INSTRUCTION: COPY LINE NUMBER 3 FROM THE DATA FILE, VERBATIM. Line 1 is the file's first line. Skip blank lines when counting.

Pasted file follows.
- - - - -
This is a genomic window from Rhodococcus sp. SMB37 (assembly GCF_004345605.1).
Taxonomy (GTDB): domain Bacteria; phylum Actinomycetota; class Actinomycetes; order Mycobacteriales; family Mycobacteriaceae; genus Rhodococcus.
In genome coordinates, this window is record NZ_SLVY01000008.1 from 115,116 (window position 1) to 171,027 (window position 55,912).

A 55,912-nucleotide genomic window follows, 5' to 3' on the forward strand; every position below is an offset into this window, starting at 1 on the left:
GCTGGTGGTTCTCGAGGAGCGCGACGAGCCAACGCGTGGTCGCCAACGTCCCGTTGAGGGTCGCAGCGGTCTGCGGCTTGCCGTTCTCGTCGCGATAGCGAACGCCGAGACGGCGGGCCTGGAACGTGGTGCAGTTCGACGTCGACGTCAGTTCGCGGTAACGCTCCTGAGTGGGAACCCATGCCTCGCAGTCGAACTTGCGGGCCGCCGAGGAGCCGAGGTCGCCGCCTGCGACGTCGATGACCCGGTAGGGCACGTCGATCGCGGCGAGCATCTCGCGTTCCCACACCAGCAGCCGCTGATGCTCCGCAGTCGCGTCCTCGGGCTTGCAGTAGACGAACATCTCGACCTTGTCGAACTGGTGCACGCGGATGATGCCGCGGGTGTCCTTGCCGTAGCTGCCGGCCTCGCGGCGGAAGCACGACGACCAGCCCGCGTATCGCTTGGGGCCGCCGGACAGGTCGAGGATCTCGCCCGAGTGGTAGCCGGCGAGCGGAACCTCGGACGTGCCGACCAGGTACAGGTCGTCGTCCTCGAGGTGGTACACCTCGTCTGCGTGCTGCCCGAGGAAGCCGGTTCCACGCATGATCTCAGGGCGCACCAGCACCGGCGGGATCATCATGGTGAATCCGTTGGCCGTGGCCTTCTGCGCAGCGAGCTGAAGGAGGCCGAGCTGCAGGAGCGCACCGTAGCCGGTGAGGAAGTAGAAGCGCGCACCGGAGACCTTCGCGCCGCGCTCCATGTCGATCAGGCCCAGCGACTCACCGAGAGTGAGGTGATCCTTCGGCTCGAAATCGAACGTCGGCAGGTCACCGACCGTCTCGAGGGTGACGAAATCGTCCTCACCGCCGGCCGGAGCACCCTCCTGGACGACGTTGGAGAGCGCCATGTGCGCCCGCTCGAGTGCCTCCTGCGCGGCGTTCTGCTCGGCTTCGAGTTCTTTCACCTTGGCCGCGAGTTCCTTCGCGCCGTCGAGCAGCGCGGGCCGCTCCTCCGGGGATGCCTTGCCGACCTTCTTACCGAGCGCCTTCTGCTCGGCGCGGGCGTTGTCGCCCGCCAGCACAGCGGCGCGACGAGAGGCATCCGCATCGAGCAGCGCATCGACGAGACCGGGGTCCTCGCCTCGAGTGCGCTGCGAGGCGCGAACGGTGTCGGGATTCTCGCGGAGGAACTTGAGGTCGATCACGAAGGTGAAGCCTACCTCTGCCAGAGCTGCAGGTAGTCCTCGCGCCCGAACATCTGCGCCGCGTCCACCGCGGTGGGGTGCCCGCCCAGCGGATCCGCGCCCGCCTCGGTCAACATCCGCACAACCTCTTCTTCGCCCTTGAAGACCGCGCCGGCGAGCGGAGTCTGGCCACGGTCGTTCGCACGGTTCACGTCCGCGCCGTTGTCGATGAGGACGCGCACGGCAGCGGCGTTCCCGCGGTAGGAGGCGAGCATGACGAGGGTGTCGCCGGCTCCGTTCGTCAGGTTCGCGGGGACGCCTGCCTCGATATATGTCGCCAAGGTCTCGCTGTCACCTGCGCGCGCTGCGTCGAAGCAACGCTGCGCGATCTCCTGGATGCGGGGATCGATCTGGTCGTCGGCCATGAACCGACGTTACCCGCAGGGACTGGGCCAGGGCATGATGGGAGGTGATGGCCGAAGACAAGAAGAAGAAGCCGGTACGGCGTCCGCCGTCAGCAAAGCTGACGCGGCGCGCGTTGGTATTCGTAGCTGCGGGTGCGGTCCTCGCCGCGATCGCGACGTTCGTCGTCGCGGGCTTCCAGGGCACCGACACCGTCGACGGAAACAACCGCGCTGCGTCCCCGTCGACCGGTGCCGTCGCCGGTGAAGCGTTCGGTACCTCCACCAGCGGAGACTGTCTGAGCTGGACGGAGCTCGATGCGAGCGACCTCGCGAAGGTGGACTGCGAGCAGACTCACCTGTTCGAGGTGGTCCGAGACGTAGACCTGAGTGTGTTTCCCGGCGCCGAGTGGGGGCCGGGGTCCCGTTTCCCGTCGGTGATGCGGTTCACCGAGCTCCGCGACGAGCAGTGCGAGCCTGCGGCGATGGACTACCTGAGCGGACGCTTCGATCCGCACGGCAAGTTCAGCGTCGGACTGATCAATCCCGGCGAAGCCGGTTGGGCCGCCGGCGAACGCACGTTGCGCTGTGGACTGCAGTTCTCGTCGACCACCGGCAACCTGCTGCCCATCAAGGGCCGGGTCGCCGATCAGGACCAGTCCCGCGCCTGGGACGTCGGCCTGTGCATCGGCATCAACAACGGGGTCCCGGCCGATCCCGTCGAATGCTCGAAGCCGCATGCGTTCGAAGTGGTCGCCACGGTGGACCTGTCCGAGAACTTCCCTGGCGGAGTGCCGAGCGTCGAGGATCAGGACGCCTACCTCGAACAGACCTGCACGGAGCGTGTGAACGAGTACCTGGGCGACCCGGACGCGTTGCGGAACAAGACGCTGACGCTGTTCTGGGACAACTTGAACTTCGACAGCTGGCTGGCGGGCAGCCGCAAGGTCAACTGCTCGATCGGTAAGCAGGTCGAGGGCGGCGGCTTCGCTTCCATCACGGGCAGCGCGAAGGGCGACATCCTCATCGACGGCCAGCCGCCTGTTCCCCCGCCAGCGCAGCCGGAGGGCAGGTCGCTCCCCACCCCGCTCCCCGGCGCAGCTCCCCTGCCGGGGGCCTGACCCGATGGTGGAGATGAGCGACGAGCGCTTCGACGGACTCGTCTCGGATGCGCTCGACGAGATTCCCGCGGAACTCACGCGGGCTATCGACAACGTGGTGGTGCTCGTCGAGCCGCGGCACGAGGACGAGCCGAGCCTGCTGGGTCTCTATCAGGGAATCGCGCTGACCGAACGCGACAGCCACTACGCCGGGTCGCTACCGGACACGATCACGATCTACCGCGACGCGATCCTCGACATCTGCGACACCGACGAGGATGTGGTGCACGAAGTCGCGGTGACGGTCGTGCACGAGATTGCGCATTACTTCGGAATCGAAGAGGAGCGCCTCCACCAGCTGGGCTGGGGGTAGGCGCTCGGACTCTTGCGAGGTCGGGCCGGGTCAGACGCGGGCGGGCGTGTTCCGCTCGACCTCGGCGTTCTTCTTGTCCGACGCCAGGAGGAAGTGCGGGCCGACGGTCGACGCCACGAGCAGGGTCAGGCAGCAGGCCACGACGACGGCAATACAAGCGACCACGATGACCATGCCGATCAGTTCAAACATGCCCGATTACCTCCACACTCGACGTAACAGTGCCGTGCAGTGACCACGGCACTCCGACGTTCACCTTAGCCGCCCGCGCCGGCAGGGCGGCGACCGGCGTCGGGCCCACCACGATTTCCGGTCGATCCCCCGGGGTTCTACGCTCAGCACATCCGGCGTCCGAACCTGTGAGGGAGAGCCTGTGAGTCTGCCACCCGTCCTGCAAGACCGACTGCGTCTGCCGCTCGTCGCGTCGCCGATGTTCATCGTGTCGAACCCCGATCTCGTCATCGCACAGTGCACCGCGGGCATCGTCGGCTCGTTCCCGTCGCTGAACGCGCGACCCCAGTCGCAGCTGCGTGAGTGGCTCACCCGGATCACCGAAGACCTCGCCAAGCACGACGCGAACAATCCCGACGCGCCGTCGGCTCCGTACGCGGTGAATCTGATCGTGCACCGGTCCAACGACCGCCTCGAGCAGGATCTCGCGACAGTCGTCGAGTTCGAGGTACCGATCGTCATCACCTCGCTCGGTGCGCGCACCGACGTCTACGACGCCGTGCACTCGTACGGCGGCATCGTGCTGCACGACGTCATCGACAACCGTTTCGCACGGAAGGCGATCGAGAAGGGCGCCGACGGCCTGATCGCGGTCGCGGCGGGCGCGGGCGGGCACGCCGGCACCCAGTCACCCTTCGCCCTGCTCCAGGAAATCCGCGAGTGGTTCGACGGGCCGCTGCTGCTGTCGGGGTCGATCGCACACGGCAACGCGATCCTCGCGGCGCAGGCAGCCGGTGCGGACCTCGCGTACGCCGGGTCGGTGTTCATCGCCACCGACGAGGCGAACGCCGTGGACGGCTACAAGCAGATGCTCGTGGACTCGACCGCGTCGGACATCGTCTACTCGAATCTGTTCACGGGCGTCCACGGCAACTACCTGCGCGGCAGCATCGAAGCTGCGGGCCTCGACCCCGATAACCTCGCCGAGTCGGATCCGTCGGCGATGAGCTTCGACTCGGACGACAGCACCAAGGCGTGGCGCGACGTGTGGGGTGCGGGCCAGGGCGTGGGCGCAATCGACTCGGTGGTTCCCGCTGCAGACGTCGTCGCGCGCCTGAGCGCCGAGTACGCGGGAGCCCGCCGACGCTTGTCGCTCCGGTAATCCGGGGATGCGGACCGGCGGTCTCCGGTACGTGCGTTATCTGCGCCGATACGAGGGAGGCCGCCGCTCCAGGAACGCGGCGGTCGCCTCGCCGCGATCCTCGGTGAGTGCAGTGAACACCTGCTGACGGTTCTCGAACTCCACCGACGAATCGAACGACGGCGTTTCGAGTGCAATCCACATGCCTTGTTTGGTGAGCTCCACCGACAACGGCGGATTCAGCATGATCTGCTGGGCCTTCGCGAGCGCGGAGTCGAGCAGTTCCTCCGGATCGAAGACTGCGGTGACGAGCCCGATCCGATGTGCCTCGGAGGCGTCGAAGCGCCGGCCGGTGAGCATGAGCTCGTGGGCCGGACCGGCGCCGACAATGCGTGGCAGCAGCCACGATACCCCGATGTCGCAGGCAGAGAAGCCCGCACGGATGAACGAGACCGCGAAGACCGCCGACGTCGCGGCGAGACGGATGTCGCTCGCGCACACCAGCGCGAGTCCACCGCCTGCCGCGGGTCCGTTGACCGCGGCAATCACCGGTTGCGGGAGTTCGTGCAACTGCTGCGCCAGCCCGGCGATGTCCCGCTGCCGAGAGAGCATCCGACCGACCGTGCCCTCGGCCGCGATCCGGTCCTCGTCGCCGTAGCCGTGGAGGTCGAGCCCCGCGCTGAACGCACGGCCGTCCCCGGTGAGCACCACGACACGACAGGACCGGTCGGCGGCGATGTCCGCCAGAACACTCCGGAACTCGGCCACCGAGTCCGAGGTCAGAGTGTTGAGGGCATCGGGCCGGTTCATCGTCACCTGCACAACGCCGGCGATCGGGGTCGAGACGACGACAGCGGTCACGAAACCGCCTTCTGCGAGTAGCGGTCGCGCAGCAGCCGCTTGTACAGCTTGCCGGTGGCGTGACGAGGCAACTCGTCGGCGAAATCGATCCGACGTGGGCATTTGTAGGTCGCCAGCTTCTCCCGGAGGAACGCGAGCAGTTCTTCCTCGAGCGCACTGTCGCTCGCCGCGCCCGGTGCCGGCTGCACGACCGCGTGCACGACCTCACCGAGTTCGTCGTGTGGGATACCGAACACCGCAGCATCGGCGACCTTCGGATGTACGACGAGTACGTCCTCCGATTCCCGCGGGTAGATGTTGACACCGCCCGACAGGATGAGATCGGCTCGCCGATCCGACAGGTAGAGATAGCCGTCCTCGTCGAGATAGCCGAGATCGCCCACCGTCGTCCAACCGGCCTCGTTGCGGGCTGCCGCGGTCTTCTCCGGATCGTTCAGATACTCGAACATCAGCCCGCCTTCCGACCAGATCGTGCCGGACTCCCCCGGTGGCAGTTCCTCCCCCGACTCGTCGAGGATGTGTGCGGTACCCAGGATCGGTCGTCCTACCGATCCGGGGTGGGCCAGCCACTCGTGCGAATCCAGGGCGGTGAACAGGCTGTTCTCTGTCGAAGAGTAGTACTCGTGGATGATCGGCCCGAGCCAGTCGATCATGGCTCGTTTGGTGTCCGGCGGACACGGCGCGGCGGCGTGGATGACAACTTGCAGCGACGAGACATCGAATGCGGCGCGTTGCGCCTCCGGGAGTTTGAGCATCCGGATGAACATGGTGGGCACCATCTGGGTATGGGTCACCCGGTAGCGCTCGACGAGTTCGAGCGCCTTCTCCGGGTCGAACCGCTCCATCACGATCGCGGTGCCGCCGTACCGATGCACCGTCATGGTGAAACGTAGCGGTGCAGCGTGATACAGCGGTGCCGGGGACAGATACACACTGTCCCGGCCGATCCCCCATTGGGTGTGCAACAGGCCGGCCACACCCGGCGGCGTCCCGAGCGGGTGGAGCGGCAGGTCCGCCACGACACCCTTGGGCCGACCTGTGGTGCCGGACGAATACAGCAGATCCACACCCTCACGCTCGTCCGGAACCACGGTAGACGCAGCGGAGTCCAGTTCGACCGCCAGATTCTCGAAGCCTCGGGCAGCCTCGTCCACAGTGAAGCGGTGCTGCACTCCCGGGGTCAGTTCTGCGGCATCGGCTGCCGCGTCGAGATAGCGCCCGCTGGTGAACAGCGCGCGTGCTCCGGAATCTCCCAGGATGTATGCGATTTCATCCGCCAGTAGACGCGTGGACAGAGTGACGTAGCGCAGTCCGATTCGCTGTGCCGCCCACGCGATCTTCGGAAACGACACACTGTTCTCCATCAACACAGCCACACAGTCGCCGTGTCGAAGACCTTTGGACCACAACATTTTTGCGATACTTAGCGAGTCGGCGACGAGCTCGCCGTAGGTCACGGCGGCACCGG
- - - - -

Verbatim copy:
In genome coordinates, this window is record NZ_SLVY01000008.1 from 115,116 (window position 1) to 171,027 (window position 55,912).